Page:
Mens basketball a work in progress, but making strides

TUSCALOOSA _ For those wondering how anxious the University of Alabama men's basketball team was to start practice for the 2010-11 season, consider that the players were counting down the days.
We're not talking about a dozen or even a couple of months, either.
"One hundred and seventy-five," junior forward JaMychal Green said. "Very excited."
Year two of the Anthony Grant era officially got under way last Friday when the Crimson Tide hit the court for the first time this season and began preparations for the exhibition with Talladega College on Nov. 2, and the regular-season opener ten days later against Florida A&M.
Just like the facilities being upgraded at Coleman Coliseum, things are looking better, but have a ways to go.
"We worked hard during the offseason," Green continued. "We all have a year under our belts, we know what to expect."
That experience may be the biggest reason for optimism heading into the fall, and why in the recent coaches' preseason poll the Crimson Tide was predicted to place third in the SEC West, barely edged in the vote count by Ole Miss. Mississippi State is considered the team to beat in the division and Florida the conference.
Although Alabama finished 17-15 (6-10 SEC) last season, its problems were multifaceted. Shooting woes, injury issues and little depth led to numerous second-half loses, and even though the Crimson Tide was able to overcome an 18-point second-half deficit to defeat South Carolina, 68-63, in the opening round of the Southeastern Conference Tournament, that was the extent of its postseason "run."
Disappointing defections (Demetrius Jemison to Manhattan and Justin Knox to North Carolina) didn't help matters either, but they created openings and opportunities for other players.
"We're more of a team this year," Green said. "We have a lot of chemistry. We're been together for the whole summer.
"We're just a better fit for each other."
With the exception of guard Mikhail Torrance, three of the top scorers are back with Green (14.1 average), sophomore forward Tony Mitchell (9.2) and senior shooting guard Senario Hillman (7.9). Green also led the team in (52) and rebounds (7.2 average).
A year together in Grant's system could do wonders, in addition to the return of redshirt sophomore guard Andrew Steele after missing all but six games last season due to surgery to fix a stress fracture in his ankle, and things like the high-flying Mitchell hitting the weight room and getting his weight up to 210 pounds.
But what can't be undervalued is the simple fact that Grant finally has some bodies to work with.
"Knock on wood we'll stay healthy," he said. "We played with nine scholarship guys last year."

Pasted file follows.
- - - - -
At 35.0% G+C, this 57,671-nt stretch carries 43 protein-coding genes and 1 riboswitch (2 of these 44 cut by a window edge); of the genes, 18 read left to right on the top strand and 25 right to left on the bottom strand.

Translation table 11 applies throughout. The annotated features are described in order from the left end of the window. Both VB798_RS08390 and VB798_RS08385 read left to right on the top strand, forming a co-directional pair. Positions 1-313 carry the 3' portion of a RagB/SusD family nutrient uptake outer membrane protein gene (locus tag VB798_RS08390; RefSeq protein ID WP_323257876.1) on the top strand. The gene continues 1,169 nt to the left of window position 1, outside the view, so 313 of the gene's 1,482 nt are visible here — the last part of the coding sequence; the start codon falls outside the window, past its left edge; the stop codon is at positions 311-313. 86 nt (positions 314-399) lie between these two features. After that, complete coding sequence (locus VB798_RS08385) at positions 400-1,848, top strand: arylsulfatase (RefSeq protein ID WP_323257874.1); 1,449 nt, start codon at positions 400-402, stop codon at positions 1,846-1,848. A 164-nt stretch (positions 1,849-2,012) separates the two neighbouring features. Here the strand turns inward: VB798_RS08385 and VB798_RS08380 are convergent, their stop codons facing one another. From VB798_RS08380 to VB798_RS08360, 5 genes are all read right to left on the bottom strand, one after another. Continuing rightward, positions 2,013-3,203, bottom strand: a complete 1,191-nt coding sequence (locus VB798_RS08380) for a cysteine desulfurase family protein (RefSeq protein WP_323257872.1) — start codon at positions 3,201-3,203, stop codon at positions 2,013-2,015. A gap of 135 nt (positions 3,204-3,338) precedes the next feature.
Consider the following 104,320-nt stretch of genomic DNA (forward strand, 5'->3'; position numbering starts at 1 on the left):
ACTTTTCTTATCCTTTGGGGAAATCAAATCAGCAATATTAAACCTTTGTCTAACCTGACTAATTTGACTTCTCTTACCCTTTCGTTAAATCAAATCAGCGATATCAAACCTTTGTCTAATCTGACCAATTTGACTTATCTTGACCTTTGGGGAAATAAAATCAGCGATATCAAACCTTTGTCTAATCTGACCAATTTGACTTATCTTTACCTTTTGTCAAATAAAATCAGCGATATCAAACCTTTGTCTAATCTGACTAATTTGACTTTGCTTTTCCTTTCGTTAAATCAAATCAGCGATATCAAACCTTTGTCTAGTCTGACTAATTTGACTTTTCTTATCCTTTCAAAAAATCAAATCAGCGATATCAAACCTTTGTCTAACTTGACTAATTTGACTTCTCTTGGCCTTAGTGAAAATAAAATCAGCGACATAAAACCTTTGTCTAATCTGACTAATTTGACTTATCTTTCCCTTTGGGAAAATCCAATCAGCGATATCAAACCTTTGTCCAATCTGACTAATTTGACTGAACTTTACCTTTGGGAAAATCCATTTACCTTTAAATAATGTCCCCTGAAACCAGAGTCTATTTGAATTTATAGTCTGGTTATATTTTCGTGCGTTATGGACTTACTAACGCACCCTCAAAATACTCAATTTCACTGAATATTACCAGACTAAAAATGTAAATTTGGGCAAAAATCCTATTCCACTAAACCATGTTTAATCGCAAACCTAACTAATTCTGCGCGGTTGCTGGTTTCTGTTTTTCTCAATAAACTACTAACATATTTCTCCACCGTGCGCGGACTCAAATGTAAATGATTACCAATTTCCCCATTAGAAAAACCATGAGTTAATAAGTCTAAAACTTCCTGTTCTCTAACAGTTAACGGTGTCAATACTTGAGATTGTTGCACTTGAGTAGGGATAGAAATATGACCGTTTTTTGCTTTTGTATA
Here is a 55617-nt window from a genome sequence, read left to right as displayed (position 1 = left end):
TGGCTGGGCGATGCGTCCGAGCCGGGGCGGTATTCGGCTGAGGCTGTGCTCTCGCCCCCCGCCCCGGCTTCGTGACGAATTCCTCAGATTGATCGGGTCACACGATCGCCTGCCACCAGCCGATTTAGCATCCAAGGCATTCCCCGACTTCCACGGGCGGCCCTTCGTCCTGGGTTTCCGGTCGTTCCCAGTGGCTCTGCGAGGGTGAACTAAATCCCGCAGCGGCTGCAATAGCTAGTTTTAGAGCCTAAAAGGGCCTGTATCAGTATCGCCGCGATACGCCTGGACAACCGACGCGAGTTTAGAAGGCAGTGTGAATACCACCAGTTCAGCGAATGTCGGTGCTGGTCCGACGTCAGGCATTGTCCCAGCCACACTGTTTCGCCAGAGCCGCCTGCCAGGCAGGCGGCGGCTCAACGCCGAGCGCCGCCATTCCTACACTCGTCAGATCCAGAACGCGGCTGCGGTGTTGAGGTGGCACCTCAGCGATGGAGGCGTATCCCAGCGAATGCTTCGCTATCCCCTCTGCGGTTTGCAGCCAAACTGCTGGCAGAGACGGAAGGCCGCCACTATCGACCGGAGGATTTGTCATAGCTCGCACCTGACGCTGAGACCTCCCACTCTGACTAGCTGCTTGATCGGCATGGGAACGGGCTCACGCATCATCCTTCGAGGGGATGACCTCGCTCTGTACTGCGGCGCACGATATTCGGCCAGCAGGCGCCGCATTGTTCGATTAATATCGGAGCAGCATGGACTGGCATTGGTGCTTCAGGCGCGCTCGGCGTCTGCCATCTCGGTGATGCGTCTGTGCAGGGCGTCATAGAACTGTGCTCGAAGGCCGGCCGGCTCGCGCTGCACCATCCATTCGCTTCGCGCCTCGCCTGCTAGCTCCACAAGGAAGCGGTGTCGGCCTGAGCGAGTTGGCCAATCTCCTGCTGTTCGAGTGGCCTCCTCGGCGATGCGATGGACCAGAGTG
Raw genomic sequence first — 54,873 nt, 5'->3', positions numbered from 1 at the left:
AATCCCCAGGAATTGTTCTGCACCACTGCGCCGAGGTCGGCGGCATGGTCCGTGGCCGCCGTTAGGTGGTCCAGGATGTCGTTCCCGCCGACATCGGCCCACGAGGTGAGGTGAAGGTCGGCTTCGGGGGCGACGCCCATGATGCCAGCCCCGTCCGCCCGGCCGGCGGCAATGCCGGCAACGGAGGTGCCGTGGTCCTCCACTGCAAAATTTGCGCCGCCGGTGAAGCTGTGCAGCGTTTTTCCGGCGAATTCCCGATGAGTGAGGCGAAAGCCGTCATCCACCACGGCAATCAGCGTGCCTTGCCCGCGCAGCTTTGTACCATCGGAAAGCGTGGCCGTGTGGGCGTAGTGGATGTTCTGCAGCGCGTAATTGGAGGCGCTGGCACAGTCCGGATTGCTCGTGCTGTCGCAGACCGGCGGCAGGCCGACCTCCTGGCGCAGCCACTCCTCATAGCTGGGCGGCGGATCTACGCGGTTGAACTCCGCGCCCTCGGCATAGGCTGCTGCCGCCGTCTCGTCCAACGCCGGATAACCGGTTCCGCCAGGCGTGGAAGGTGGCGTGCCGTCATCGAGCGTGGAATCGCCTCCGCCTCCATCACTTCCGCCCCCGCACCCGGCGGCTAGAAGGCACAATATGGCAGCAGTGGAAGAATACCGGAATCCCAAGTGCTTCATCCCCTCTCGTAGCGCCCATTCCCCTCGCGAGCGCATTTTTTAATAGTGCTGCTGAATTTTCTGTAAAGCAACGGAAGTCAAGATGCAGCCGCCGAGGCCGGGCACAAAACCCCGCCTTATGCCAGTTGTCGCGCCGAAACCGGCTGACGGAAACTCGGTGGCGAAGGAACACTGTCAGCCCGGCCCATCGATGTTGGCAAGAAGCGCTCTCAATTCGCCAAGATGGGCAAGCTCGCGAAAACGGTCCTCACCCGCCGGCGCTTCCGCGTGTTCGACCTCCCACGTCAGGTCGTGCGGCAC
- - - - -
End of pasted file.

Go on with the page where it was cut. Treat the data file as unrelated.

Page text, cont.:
When asked how many healthy players it takes to run his system effectively, Grant couldn't help but answer five (with a coy smile), but the real answer is more like 11. Ideally, he likes to go at opponents in waves and try to run them out of the arena.
"A lot of people have to play," senior guard Charvez Davis said. "Last year we had guys who had to play multiple positions, and not just their true position.
"We feel like we're going to be a lot better," senior forward Chris Hines said. "We're an up-and-down team. We like to press. We like to go full-out for the whole game."
Additionally, there actually some seniors on the roster, four to be exact, and Grant called their leadership "critical."
"I'm a senior so I'm just trying to be a leader, keep everyone on the right path," Hillman said. "Buying in with what the coaches want us to do to become a great team."
Mixed are a number of key additions, like point guard Trevor Releford, the brother of Kansas sophomore guard Travis.
"I think he's got a chance to be a very good player," Grant said.
The frontcourt depth will be inexperienced, but at least Alabama will have some. Two newcomers to especially watch are 6-foot-8 Jason Carter and 7-1 center Carl Engstrom, a handball standout from Sweden who has only been playing organized basketball a couple of years. Both will have to play immediately.
"I'm really impressed with his work-ethic and his ability to learn and get better," Grant said about Engstrom. "He's an athlete, and he's a very intelligent young man."
Rivals ranked the physical Carter and Releford as four-star recruits. Guard Kendall Durant, who averaged 16 points last season at Weatherford Community College in Texas, was a three-star.
"Hopefully the experience we gained last year, I don't think there's any substitute for that," Grant said. "Sometimes those lessons can be hard and the lessons we learned last year were hard.
"A lot of time you see guys make big jumps from their first year to their second year. For us, that's everybody on our team."